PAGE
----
Arkadische Melodie is one of Ernst Wilhelm Nay's celebrated Scheibenbilder (Disc Paintings), which obsessed the artist for over eight years between 1954 and 1962. Painted in 1957, it represents the height of Nay's experimentation in this new and unique formal language. In describing his working method, Nay explained:
"If I set a coloured dot on an empty surface an astonishing number of tensions were created. If I spread out the dot, the tensions increased. A second such disc, a third, a fourth - all the same size, already created a highly complicated formal relation. A number of colours also emerged if I made each disc a different colour, they could be regarded as a chromic sequence. The spaces between created forms and could be developed quite mechanically with the same colours in a specific alternation, creating a corrugated surface so that interlinking resulted... This way of experimenting with a pictorial whole enabled endless variations..." (E.W. Nay, in: Nay Retrospektive, exh. cat., Josef-Haubrich-Kunsthalle, Cologne 1991, pp. 36-37.)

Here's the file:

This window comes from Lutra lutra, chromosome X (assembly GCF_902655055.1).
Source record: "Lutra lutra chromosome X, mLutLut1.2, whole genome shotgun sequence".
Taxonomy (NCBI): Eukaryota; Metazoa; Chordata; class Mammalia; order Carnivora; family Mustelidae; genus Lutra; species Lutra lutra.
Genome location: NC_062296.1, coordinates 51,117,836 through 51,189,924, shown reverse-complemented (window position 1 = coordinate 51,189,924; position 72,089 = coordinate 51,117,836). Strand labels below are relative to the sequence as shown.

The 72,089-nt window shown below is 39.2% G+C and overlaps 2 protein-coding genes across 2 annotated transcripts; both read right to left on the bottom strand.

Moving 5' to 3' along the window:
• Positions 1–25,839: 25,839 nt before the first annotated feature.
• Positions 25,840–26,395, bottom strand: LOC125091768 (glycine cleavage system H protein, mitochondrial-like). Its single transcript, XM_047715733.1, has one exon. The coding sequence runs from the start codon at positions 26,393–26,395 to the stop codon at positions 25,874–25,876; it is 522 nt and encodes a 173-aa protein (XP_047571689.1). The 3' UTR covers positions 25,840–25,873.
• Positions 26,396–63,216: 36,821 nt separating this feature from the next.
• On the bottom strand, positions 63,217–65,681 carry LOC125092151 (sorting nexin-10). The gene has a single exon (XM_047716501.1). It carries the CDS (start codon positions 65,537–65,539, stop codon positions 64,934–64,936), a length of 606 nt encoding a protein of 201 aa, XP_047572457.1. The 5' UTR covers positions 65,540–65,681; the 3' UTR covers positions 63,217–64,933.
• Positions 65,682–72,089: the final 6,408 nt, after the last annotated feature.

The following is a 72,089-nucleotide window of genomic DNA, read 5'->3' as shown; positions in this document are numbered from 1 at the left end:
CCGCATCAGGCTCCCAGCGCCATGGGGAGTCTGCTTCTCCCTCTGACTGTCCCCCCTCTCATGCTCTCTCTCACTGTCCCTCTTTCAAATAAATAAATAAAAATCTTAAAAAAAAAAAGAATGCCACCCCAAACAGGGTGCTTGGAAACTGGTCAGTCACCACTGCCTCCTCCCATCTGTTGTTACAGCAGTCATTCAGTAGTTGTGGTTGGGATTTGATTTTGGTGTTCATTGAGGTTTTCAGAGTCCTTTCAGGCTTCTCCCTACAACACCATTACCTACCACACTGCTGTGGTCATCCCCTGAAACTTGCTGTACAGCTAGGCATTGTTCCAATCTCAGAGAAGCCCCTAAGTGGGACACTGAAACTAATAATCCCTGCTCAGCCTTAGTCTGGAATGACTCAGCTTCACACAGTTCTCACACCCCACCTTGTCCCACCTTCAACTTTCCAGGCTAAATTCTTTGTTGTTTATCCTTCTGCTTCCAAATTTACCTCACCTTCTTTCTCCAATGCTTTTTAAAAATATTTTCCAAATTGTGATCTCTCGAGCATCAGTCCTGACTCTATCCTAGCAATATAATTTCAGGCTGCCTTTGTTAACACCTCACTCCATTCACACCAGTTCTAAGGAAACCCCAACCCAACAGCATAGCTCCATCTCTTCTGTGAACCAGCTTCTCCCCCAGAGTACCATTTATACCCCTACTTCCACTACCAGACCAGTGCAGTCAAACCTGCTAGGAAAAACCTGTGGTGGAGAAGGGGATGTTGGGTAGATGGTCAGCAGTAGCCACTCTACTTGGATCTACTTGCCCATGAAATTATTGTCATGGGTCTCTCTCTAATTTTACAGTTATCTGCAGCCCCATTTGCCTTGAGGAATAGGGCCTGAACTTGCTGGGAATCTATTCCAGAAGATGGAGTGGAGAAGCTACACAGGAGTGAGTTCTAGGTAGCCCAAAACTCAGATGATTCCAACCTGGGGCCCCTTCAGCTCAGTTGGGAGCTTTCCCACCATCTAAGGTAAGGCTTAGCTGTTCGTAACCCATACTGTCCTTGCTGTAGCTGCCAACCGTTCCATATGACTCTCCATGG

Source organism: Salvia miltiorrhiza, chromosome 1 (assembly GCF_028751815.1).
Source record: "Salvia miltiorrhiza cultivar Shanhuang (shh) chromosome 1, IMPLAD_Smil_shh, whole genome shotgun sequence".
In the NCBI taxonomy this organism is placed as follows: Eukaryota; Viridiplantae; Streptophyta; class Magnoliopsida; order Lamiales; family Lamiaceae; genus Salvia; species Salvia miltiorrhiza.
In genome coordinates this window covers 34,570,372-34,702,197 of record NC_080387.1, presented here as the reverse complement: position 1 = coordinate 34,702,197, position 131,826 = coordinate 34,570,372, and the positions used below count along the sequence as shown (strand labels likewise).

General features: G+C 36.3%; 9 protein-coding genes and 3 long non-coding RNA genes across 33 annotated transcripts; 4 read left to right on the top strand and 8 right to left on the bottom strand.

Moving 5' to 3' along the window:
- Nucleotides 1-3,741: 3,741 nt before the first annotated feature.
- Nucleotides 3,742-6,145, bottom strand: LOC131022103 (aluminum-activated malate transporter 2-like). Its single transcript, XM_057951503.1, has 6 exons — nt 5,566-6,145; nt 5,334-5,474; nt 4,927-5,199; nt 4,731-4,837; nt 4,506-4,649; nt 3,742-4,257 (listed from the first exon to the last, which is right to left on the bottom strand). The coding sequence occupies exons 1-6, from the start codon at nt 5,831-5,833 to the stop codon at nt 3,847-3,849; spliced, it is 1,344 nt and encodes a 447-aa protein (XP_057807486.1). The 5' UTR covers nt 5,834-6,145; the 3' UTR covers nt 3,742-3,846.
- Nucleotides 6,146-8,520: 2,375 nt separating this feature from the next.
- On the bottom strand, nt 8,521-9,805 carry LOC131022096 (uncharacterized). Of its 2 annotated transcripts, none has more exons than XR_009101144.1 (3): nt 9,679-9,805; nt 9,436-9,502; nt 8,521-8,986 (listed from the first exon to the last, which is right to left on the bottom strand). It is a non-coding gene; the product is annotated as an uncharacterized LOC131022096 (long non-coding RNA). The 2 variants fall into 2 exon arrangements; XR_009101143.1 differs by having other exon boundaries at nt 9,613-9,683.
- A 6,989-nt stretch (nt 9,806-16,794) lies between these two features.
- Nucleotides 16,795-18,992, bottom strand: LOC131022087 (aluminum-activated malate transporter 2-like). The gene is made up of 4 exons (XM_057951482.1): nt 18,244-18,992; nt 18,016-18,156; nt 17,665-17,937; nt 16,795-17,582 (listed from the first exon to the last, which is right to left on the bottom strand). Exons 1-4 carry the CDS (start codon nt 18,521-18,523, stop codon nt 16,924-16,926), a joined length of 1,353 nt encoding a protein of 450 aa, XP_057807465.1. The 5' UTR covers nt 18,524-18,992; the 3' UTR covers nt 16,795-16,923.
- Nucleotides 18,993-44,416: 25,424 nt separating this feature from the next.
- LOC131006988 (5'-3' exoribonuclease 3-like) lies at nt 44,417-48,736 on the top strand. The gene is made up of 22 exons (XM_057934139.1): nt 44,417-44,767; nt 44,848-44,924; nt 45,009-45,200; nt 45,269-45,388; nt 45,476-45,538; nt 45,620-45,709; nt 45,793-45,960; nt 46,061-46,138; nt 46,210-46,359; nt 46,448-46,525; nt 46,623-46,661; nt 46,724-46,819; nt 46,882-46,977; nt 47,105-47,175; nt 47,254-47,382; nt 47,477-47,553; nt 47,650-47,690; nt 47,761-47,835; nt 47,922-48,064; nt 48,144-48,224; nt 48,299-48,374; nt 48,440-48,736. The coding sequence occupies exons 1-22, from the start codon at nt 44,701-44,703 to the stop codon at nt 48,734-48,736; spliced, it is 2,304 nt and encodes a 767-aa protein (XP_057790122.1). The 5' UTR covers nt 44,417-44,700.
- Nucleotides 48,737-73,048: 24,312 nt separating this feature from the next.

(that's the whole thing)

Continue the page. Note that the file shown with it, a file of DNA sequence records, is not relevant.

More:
The Scheibenbilder represent the culmination of the working methods Nay applied in his Rhythmische Bilder (Rhythmic Pictures) of the early 1950s, as well as the Fugale Bilder (Fugal Paintings) of the late 1940s, and Arkadische Melodie clearly picks up on the themes of these earlier works, exploring not only "surface tension", but also and especially a "surface choreography".
The Post-War period in Germany was dominated by the debate between the predominance of either figurative or abstract art, and one way to justify abstraction was to draw the parallels between painting and music. The present work's title, Arkadische Melodie can thus be seen as an attampt at capturing the most ethereal and abstract of concepts into visual form.